How is the number of electoral seats per state determined?
Each state appoints electors according to its legislature, equal in number to its congressional delegation. The congressional delegation of a state is the sum of its two senators, plus all of its representatives. The appropriateness of the Electoral College system is a matter of ongoing debate.
How are the number of delegates in the Electoral College decided?
In the Electoral College system, each state gets a certain number of electors based on its total number of representatives in Congress. Each elector casts one electoral vote following the general election; there are a total of 538 electoral votes. The candidate that gets more than half (270) wins the election.
How does popular vote affect electoral college?
When citizens cast their ballots for president in the popular vote, they elect a slate of electors. Electors then cast the votes that decide who becomes president of the United States. Usually, electoral votes align with the popular vote in an election.
Why do some states have more electoral votes?
There are a total of 538 electoral votes, and the number of votes each state receives is proportional to its size — the bigger the state’s population the more “votes” it gets. For California, this means we get 55 votes (2 senators and 53 members of the House of Representatives) — the most of any state.
Who sits on the Electoral College?
The Electoral College consists of 538 electors. A majority of 270 electoral votes is required to elect the President. Your State has the same number of electors as it does Members in its Congressional delegation: one for each Member in the House of Representatives plus two Senators.
What happens if the Electoral College is tied?
If no candidate for president receives an absolute majority of the electoral votes, pursuant to the 12th Amendment, the House of Representatives is required to go into session immediately to choose a president from among the three candidates who received the most electoral votes.
Why did the Founding Fathers create the Electoral College?
The Electoral College was created by the framers of the U.S. Constitution as an alternative to electing the president by popular vote or by Congress. Several weeks after the general election, electors from each state meet in their state capitals and cast their official vote for president and vice president.
Who is the only US president to serve in the Senate after his presidency?
Only one president, Andrew Johnson, served as a U.S. senator after his presidency.
Who decides the presidential election if there is a tie in the Electoral College?
Each state may cast one vote and an absolute majority is needed to win. Similarly, the Senate decides who the next Vice President will be if there is no absolute majority after the Electoral College vote.
Who breaks a tie in Senate votes?
The vice president of the United States is the ex officio president of the Senate, as provided in Article I, Section 3, Clause 4, of the United States Constitution, but may only vote in order to break a tie.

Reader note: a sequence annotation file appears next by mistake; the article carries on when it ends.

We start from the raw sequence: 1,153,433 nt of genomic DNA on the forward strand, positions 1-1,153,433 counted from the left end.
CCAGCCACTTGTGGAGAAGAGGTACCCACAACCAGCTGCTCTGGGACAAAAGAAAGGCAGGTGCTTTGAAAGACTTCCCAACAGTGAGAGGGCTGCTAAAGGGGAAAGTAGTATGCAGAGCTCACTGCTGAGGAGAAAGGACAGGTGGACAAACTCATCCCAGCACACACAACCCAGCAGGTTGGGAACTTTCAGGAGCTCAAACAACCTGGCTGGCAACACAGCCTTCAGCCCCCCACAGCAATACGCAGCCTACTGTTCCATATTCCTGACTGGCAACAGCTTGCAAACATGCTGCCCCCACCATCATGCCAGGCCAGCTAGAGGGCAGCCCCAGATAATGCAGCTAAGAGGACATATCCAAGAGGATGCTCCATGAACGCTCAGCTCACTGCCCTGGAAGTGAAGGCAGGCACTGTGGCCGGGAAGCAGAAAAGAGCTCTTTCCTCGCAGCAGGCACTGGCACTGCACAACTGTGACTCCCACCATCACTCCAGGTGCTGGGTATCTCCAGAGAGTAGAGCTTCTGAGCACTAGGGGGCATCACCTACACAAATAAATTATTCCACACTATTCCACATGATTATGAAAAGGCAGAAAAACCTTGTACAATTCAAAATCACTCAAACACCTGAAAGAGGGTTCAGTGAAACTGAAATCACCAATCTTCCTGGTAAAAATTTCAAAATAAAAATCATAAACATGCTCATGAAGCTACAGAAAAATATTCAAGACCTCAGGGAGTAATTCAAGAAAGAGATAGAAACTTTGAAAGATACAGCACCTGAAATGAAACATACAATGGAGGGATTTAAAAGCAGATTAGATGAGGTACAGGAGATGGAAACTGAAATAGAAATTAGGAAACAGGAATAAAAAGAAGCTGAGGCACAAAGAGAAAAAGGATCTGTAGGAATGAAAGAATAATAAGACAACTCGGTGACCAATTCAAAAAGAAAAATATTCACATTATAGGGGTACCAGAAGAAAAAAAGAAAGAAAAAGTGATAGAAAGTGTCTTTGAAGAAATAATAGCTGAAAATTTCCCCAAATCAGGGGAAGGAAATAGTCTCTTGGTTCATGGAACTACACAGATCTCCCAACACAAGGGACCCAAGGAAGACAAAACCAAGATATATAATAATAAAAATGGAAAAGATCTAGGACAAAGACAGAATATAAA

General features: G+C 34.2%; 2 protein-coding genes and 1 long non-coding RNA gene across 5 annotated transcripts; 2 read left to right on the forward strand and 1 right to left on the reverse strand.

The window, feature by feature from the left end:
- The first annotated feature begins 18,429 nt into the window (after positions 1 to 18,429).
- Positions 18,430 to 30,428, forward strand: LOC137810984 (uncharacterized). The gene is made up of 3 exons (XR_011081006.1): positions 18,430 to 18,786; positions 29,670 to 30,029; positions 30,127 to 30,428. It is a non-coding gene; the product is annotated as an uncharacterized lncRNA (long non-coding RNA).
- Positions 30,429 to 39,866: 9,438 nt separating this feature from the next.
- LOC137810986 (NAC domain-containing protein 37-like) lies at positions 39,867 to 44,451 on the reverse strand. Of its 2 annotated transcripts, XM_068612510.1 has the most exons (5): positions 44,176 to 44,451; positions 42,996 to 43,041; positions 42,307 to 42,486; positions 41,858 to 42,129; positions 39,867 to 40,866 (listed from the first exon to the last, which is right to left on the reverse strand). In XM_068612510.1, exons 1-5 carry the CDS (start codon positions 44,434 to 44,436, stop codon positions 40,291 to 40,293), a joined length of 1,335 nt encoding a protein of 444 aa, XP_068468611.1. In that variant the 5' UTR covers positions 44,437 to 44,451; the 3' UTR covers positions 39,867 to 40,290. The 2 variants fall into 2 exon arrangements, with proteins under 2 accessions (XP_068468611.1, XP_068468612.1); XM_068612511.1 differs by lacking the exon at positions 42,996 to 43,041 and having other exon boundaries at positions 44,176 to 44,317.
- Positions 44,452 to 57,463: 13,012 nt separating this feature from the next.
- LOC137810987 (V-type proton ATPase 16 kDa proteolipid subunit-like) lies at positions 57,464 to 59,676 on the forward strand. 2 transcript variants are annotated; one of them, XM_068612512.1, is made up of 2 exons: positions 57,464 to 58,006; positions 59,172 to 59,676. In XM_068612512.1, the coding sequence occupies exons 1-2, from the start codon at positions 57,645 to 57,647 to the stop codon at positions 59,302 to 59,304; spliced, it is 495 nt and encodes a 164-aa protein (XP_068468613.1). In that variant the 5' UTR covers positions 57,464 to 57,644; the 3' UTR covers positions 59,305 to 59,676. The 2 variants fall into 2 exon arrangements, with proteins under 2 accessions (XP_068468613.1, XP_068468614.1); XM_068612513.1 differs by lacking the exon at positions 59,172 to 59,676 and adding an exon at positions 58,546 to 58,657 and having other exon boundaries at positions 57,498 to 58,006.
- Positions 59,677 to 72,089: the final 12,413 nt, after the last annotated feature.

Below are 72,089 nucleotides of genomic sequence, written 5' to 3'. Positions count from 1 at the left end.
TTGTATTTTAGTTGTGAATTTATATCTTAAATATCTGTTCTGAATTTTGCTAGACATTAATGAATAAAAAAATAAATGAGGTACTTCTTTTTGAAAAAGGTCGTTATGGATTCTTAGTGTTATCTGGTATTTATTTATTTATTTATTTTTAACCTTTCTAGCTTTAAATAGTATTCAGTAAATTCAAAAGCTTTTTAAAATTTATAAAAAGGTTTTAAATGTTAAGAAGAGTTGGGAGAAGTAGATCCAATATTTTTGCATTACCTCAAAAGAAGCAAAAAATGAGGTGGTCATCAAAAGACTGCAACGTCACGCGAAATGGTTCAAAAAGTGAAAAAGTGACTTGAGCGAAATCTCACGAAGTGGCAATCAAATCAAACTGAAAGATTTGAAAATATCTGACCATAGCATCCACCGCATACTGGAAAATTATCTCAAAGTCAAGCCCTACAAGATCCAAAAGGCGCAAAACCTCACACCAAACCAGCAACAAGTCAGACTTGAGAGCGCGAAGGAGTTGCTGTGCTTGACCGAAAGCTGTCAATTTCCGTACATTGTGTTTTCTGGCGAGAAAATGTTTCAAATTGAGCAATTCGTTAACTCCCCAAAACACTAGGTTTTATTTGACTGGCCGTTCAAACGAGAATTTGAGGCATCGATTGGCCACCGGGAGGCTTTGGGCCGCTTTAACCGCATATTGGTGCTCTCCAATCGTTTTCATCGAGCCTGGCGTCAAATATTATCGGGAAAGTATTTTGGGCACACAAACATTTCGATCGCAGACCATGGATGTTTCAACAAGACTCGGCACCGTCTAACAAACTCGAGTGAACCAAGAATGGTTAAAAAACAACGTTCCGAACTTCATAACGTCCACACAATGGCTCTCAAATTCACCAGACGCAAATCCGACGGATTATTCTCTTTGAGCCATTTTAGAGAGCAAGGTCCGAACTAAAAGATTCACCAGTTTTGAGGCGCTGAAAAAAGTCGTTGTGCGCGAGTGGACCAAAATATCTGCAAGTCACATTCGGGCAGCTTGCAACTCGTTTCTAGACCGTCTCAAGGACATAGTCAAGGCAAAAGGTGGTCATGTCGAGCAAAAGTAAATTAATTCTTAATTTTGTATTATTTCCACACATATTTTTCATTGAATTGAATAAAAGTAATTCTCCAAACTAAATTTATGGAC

Has there ever been an Electoral College tie?
The 1800 election resulted in a tie between Thomas Jefferson and Aaron Burr. In the election of 1836, which made Martin Van Buren president, Kentucky’s former Democratic senator Richard M. Johnson fell one electoral vote short of a majority among four vice-presidential candidates.
Which president won the most electoral votes in a single election?
Roosevelt won the largest number of electoral votes ever recorded at that time, and has so far only been surpassed by Ronald Reagan in 1984, when seven more electoral votes were available to contest. Garner also won the highest percentage of the electoral vote of any vice president.
What was the closest presidential election?
The 1960 presidential election was the closest election since 1916, and this closeness can be explained by a number of factors.
How many times has Congress chosen the president?
After Congress counts the votes, the candidate with a clear majority—270 out of 538—is elected. If no one gets a majority, the election goes to Congress to resolve. But the House has elected the President only twice, in 18, and the Senate has chosen the Vice President only once, in 1837.
What does Amendment 12 say?
The Twelfth Amendment requires a person to receive a majority of the electoral votes for vice president for that person to be elected vice president by the Electoral College. If no candidate for vice president has a majority of the total votes, the Senate, with each senator having one vote, chooses the vice president.
How many times can you run for president?
The Twenty-second Amendment (Amendment XXII) to the United States Constitution limits to two the number of times a person is eligible for election to the office of President of the United States, and sets additional eligibility conditions for presidents who succeed to the unexpired terms of their predecessors.
Under what circumstances must Congress choose a president?
While Members of Congress are expressly forbidden from being electors, the Constitution requires the House and Senate to count the Electoral College’s ballots, and in the event of a tie, to select the President and Vice President, respectively.
Who decides the presidential election?
It is the electors’ vote that technically decides the election, and a candidate must gain 270 electoral votes to win the White House. In most elections, the winner of the popular vote also wins the majority of the electoral votes.
How do you determine electoral votes?
Electoral votes are allocated among the States based on the Census. Every State is allocated a number of votes equal to the number of senators and representatives in its U.S. Congressional delegation—two votes for its senators in the U.S. Senate plus a number of votes equal to the number of its Congressional districts.